Isolated subdural hematomas in mild traumatic brain injury. Part 1: the association between radiographic characteristics and neurosurgical intervention
Journal of Neurosurgery, Ahead of Print.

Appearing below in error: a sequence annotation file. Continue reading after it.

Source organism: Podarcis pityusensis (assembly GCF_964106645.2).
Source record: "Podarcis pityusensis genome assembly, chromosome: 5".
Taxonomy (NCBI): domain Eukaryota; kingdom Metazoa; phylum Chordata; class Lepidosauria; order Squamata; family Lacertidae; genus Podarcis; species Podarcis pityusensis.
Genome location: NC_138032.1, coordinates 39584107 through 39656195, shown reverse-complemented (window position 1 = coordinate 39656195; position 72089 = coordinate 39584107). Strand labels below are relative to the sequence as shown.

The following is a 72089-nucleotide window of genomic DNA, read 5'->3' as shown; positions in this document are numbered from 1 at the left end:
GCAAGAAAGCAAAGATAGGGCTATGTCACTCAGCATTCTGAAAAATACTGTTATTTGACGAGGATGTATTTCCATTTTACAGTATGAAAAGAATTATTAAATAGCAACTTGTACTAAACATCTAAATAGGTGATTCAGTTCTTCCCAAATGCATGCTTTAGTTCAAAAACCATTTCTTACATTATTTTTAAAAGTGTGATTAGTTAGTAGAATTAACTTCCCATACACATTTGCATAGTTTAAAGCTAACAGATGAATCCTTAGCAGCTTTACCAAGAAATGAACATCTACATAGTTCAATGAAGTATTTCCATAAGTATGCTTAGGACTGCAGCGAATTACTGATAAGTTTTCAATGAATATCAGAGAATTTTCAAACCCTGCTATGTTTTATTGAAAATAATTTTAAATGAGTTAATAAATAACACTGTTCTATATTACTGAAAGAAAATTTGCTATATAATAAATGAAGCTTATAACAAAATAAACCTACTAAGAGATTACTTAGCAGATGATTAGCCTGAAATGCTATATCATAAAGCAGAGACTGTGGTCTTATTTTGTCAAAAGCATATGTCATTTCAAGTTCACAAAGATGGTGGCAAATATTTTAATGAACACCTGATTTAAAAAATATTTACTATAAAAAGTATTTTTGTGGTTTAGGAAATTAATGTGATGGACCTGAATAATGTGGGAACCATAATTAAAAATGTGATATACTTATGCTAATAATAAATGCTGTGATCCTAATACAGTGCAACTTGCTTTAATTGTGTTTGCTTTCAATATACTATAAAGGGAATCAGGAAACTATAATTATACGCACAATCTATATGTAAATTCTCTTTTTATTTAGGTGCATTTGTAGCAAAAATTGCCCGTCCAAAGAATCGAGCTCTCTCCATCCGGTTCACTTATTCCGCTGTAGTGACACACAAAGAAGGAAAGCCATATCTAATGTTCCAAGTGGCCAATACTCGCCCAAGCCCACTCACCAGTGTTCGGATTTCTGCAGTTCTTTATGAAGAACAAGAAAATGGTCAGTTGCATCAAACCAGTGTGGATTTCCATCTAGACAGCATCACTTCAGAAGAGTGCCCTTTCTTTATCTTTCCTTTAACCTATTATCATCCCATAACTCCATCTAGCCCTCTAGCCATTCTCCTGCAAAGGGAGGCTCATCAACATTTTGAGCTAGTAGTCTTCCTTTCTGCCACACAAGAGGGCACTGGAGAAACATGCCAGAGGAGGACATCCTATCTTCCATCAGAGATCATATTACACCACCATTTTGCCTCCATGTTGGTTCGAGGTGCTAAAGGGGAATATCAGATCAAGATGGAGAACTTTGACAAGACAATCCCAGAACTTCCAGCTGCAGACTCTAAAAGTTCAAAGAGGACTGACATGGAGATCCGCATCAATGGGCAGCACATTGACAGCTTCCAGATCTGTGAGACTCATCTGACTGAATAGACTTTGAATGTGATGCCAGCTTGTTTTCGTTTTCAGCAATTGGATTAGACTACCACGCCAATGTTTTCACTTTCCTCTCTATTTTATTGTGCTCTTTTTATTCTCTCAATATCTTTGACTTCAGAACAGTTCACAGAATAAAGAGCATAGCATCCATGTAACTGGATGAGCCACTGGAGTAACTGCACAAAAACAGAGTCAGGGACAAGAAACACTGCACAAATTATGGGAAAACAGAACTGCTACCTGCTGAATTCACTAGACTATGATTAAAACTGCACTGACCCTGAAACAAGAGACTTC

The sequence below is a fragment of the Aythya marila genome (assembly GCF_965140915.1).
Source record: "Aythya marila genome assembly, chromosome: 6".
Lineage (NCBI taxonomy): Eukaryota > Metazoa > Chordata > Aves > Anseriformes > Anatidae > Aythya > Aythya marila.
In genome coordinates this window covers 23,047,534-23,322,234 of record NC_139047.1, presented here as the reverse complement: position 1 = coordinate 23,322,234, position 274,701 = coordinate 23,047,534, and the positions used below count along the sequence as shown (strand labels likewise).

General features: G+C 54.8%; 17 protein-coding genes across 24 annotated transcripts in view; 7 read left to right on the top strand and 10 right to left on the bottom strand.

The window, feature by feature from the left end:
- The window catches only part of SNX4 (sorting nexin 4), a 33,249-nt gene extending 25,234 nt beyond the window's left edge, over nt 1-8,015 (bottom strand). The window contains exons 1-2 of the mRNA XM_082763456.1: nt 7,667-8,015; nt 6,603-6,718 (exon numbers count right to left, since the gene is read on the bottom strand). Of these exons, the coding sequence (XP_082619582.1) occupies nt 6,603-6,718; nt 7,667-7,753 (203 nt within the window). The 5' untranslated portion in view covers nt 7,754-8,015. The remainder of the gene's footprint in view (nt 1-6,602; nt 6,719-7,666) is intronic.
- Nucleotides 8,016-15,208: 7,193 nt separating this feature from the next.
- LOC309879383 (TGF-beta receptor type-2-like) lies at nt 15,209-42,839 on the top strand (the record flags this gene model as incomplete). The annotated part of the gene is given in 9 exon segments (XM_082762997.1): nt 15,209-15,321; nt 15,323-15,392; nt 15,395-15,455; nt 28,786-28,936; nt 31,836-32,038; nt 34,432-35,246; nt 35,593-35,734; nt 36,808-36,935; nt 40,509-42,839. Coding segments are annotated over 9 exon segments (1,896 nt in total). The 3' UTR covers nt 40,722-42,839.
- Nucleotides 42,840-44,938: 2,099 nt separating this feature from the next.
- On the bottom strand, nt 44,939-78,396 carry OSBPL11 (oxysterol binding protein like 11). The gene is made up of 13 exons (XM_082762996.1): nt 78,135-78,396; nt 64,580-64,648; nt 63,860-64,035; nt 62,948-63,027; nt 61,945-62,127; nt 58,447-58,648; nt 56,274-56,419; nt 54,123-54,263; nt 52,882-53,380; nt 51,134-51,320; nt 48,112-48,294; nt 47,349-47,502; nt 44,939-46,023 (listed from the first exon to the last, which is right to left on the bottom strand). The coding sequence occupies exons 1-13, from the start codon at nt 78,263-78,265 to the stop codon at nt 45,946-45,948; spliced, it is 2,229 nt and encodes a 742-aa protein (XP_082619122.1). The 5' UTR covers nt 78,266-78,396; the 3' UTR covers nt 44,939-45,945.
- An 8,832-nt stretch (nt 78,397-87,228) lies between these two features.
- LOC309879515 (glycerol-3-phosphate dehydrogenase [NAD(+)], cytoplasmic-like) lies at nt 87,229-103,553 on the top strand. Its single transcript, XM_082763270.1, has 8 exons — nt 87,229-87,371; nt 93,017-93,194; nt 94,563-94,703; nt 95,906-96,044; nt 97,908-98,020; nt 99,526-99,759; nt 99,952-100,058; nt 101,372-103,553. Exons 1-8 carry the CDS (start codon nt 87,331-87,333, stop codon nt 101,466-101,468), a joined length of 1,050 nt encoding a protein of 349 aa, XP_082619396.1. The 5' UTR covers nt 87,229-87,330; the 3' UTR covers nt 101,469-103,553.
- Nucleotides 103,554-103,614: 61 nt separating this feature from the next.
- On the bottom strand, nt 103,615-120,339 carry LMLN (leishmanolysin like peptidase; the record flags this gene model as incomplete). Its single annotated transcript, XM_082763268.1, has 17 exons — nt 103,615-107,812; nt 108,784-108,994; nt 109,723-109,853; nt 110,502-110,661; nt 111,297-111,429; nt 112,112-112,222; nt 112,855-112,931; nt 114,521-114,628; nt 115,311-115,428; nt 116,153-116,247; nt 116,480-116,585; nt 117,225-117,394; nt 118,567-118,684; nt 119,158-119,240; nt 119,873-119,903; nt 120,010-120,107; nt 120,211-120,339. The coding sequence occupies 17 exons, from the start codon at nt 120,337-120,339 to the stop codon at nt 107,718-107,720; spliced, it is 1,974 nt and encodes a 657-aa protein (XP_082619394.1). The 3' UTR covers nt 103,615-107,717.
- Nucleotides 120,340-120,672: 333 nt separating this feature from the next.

OBJECTIVEIsolated subdural hematomas (iSDHs) are one of the most common intracranial hemorrhage (ICH) types in the population with mild traumatic brain injury (mTBI; Glasgow Coma Scale score 13–15), account for 66%–75% of all neurosurgical procedures, and have one of the highest neurosurgical intervention rates. The objective of this study was to examine how quantitative hemorrhage characteristics of iSDHs in patients with mTBI at admission are associated with subsequent neurosurgical intervention.METHODSThis was a 3.5-year, retrospective observational cohort study at a Level I trauma center. All adult trauma patients with mTBI and iSDHs were included in the study. Maximum length and thickness (in mm) of acute SDHs, the presence of acute-on-chronic SDH, mass effect, and other hemorrhage-related variables were double–data entered; discrepant results were adjudicated after a maximum of 4 reviews. Patients with coagulopathy, skull fractures, no acute hemorrhage, a non-SDH ICH, or who did not undergo imaging on admission were excluded. The primary outcome was neurosurgical intervention (craniotomy, burr hole, catheter drainage of SDH, placement of intracranial pressure monitor, shunt, or ventriculostomy). Multivariate stepwise logistic regression was used to identify significant covariates and to assess interactions.RESULTSA total of 176 patients were included in our study: 28 patients did and 148 patients did not receive a neurosurgical intervention. Increasing head Abbreviated Injury Scale score was significantly associated with neurosurgical interventions. There was a strong correlation between the first 3 reviews on maximum hemorrhage length (R2 = 0.82) and maximum hemorrhage thickness (R2 = 0.80). The neurosurgical intervention group had a mean maximum SDH length and thickness that were 61 mm longer and 13 mm thicker than those of the nonneurosurgical intervention group (p < 0.001 for both). After adjusting for the presence of an acute-on-chronic hemorrhage, for every 1-mm increase in the thickness of an iSDH, the odds of a neurosurgical intervention increase by 32% (95% CI 1.16–1.50). There were no interventions for any SDH with a maximum thickness ≤ 5 mm on initial presenting scan.CONCLUSIONSThis is the first study to quantify the odds of a neurosurgical intervention based on hemorrhage characteristics in patients with an iSDH and mTBI. Once validated in a second population, these data can be used to better inform patients and families of the risk of future neurosurgical intervention, and to evaluate the necessity of interhospital transfers.